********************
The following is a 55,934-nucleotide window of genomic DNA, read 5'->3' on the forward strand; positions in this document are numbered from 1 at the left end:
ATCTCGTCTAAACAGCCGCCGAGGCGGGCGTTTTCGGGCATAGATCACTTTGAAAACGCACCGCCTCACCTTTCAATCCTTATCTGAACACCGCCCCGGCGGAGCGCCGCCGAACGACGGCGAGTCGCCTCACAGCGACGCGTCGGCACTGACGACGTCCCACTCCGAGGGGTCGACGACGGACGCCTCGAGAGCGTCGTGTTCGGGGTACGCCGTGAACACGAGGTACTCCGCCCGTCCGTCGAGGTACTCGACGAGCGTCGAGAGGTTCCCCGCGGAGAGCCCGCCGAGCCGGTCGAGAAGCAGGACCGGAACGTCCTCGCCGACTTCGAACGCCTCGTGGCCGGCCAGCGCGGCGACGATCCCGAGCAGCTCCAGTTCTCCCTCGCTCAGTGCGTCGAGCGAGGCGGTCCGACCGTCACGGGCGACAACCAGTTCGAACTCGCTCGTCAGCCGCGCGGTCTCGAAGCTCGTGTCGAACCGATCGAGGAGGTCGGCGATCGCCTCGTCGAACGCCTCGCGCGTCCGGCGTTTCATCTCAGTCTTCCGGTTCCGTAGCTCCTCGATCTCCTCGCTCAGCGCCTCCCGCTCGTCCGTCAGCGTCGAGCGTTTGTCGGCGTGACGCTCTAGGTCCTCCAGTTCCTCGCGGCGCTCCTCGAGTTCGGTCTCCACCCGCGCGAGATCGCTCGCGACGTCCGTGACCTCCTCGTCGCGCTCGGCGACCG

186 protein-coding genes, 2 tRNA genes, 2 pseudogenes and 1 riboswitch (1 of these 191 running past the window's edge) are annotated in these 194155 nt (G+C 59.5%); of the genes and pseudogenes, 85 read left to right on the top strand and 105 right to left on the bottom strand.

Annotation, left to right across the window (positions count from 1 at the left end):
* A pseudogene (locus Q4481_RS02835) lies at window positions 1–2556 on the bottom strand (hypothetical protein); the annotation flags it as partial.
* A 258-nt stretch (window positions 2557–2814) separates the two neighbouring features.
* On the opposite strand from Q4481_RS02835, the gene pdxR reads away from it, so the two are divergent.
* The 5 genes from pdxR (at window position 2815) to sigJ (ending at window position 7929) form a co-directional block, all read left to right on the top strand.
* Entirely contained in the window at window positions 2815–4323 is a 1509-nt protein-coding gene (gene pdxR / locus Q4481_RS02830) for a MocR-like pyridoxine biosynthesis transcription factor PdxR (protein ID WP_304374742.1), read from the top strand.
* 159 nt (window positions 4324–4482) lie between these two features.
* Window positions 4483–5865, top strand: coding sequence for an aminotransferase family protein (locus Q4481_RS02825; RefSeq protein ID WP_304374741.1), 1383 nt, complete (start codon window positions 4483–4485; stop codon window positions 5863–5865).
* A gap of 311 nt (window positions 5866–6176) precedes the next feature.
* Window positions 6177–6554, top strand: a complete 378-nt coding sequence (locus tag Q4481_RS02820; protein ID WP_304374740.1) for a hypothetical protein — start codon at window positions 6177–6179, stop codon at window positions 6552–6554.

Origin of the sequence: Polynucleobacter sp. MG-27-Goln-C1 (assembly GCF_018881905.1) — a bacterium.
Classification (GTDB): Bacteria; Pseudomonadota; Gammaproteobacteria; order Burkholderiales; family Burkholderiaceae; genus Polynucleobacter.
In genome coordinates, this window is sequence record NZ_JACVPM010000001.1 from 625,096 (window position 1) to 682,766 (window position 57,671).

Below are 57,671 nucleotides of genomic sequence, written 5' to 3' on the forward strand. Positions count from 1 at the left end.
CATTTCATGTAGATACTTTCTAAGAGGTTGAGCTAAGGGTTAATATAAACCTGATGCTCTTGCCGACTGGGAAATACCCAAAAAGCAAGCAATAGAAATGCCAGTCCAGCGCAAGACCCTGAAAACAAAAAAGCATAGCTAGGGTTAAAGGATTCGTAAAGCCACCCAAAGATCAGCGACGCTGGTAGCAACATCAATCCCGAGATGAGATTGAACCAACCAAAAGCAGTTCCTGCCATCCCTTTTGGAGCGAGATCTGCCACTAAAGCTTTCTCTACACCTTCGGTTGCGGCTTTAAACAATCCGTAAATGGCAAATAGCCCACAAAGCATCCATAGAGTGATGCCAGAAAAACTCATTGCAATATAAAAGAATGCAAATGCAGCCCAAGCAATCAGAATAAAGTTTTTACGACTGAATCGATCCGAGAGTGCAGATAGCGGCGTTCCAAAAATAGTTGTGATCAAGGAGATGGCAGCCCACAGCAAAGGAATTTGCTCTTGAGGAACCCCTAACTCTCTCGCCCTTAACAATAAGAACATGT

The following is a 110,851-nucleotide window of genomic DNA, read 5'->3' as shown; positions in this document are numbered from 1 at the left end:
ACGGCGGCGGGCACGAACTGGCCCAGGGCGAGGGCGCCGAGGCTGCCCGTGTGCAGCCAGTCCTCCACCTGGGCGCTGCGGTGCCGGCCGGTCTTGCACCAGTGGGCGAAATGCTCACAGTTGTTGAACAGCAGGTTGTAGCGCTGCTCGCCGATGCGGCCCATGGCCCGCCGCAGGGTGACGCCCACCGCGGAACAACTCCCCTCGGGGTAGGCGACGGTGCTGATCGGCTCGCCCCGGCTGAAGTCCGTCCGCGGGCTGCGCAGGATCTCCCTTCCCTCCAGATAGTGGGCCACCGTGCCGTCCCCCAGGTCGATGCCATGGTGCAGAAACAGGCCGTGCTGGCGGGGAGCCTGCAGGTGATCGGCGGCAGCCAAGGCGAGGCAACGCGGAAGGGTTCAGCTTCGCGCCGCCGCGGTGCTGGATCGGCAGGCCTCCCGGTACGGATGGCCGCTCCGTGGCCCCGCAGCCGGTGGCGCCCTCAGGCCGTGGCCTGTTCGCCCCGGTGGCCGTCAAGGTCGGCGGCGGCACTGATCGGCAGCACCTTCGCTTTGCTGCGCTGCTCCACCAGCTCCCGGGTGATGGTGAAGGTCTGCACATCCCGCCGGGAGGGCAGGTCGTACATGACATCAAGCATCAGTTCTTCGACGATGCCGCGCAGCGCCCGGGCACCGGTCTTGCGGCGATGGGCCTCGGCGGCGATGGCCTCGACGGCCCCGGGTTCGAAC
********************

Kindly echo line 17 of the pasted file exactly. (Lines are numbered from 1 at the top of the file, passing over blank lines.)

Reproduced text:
Below are 57,671 nucleotides of genomic sequence, written 5' to 3' on the forward strand. Positions count from 1 at the left end.